How Oprah Overcame Extreme Hardship

Oprah Winfrey, the queen of everything, has gone through a lot to get to where she is today. Against all odds, she worked her way up from severe poverty, climbing the ranks in the television broadcast world to become the host of one of the most successful daytime talk shows in history—and eventually owning her own network. Not to mention she publishes her own magazine with her own face on it every month. She is truly the best. Here are all of the extreme hardships Oprah had to overcome to be the badass media mogul she is today.






Just revealed this new cover of @O_Magazine – 1 of my faves ever – Let's talk about HAIR!


A photo posted by Oprah (@oprah) on Aug 5, 2013 at 7:30am PDT



She grew up very poor

Winfrey's mother Vernita Lee was a housemaid, and just 18 years old when she had Winfrey. Her father, Vernon, was a soldier. Neither could support Winfrey when she was growing up, so she lived with her grandmother in Mississippi, wearing potato sacks as clothes. She had pet cockroaches and made a doll out of dried corn cob. She says they had no running water or electricity at home.

She moved between family members as a kid

Winfrey's parents sent her to live with her grandmother, Hattie Mae Lee, for the first five years of her life. Her grandmother taught her how to read before the age of three, and introduced her to religion. Her grandmother later sent her to live with her mom in Wisconsin, where her mother's racist roommate made her sleep outside because of her darker complexion. As if sleeping outside wasn't enough, her mother soon kicked her out of the house altogether.

Her grandmother beat her

Winfrey was often whipped by her grandmother and then "wasn't allowed to have any emotion about it," she explained on her network in 2014. Her grandmother would demand that she "stop crying" while being whipped, and afterwards she'd be told to "put a smile on your face." Winfrey later realized that holding in these emotions affected her as an adult, giving her a "disease to please" even at her own expense.

She was kicked out of her house at 14

Years after she moved in with her mother, Winfrey was sent to a juvenile detention home, which happened to be at capacity at the time and couldn't take her. Her mother didn't even want her in the house for the two-week waiting period to get into the detention center, so Winfrey was sent to live with her father in Tennessee. Oprah says this moment "changed the trajectory" of her life.

She was sexually assaulted as a child

At the David Letterman lecture series in 2012, Winfrey talked about being brutally raped at the age of nine by her cousin, and regularly sexually assaulted from ages 10 to14, often by family members. Winfrey said that the tragedies she's faced make it easier for her to empathize with people on her show. "Everyone is looking for that validation," she said. "I know what it feels like to not be wanted...you can use it as a stepping stone to build great empathy for people."

She lost her first and only child

When she was 14 years old, Winfrey had a baby prematurely. The child, a boy, died in the hospital weeks later. Winfrey apparently named him "Canaan," because it means "new land, new life." One of Winfrey's relatives sold the story of her lost son to the National Enquirer for $19,000 in 1990, leaving Winfrey to publicly face a painful chapter from her past—and feel betrayed. Despite the horrific incident, she has no regrets about not having kids later in life, saying, "If I had kids, my kids would hate me. They would have ended up on the equivalent of the Oprah show talking about me, because something [in my life] would have had to suffer and it would've probably been them."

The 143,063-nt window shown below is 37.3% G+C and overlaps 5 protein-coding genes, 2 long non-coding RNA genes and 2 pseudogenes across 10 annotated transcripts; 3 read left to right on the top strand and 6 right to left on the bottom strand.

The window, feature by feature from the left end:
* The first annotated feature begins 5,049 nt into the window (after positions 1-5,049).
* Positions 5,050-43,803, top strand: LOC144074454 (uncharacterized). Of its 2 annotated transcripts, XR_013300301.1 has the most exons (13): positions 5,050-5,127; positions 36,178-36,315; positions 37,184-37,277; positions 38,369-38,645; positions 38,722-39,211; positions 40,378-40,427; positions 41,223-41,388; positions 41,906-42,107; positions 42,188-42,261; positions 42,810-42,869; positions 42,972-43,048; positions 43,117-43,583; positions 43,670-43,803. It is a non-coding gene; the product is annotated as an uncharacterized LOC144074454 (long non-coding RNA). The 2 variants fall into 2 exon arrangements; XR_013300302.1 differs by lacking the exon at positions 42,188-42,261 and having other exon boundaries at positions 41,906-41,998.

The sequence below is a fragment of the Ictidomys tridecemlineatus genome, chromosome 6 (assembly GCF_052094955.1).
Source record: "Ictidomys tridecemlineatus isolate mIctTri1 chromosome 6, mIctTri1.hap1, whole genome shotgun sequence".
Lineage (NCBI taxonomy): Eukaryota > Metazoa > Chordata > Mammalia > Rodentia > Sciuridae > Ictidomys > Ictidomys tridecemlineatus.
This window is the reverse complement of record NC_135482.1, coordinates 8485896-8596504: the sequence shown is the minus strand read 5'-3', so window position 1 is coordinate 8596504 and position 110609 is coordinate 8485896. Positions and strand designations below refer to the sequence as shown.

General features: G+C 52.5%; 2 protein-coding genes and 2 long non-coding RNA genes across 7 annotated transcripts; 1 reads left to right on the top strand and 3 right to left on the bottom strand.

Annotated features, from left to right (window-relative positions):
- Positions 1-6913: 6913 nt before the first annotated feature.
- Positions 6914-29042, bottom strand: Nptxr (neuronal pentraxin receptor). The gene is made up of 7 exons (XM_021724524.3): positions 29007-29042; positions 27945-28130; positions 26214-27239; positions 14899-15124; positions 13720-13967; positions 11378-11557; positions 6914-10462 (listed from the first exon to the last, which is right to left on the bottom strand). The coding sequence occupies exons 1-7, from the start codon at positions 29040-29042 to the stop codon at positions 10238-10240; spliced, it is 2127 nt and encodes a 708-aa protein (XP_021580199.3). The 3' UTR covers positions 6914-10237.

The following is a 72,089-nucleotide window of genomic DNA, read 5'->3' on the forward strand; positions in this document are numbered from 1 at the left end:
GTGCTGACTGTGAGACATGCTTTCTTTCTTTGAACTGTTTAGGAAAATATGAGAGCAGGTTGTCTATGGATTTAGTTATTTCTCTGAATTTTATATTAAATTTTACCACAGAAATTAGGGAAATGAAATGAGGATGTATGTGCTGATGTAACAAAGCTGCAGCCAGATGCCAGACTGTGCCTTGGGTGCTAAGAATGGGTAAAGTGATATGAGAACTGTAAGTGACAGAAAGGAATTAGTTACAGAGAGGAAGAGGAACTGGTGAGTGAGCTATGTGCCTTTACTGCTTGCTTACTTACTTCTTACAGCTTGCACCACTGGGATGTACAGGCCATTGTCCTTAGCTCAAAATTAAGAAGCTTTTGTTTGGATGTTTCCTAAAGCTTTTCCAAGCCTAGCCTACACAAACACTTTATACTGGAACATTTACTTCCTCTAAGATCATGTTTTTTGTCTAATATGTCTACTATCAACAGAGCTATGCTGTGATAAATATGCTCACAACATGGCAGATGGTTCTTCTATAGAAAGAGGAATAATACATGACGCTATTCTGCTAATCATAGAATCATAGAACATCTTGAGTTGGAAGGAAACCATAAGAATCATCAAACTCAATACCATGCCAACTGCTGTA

She was fired from her first TV job

Oprah was fired from her first television anchor job in Baltimore at WJZ. A producer pulled her off the air, saying she was "unfit for television news." She often laughed and cried during stories, being too emotionally attached to report the news. The qualities that made her a bad news anchor happened to make her a perfect host. Her firing turned out to be a blessing in disguise, as she was then hired to host a daytime TV show, People Are Talking, which went on to be a hit.

She's been sexually harassed in the newsroom

At the same Baltimore TV station that fired Winfrey, she says she faced appallingly inappropriate treatment on a regular basis. The media mogul later recalled her less-than-pleasant memories of anchor Jerry Turner, adding, "Oh my god, I was so sexually harassed." During her time at WJZ, Winfrey alleged that she was "humiliated" and "embarrassed" by the way she was treated.

She still has to deal with racist idiots

While visiting Zurich, Sweden for Tina Turner's wedding in 2013, Winfrey walked into a store and spotted a $40,000 bag she wanted to look at. When she asked the saleswoman if she could see the bag, the clerk replied, "No, it's too expensive." Winfrey asked two more times, and the woman refused to get the bag. "I could've had the whole blow-up thing and thrown down the black card, but why do that?" Winfrey told Entertainment Tonight. "But that clearly is, you know ... [racism] still exists. Of course it does."

Oprah for President

All of this is to underscore the obvious: Oprah Winfrey is strong as hell. Despite and because of all the adversity she's had to overcome, she is now one of the wealthiest self-made women in the world, with a net worth of about $3 billion. She's the world's first black woman billionaire. She made $70 million just by talking about how much she loves bread for Weight Watchers, has launched the career of countless big names like Rachel Ray and Dr. Phil, and eats breakfast with zebras on the regular like it's no big deal. Needless to say, she will never wear another potato sack.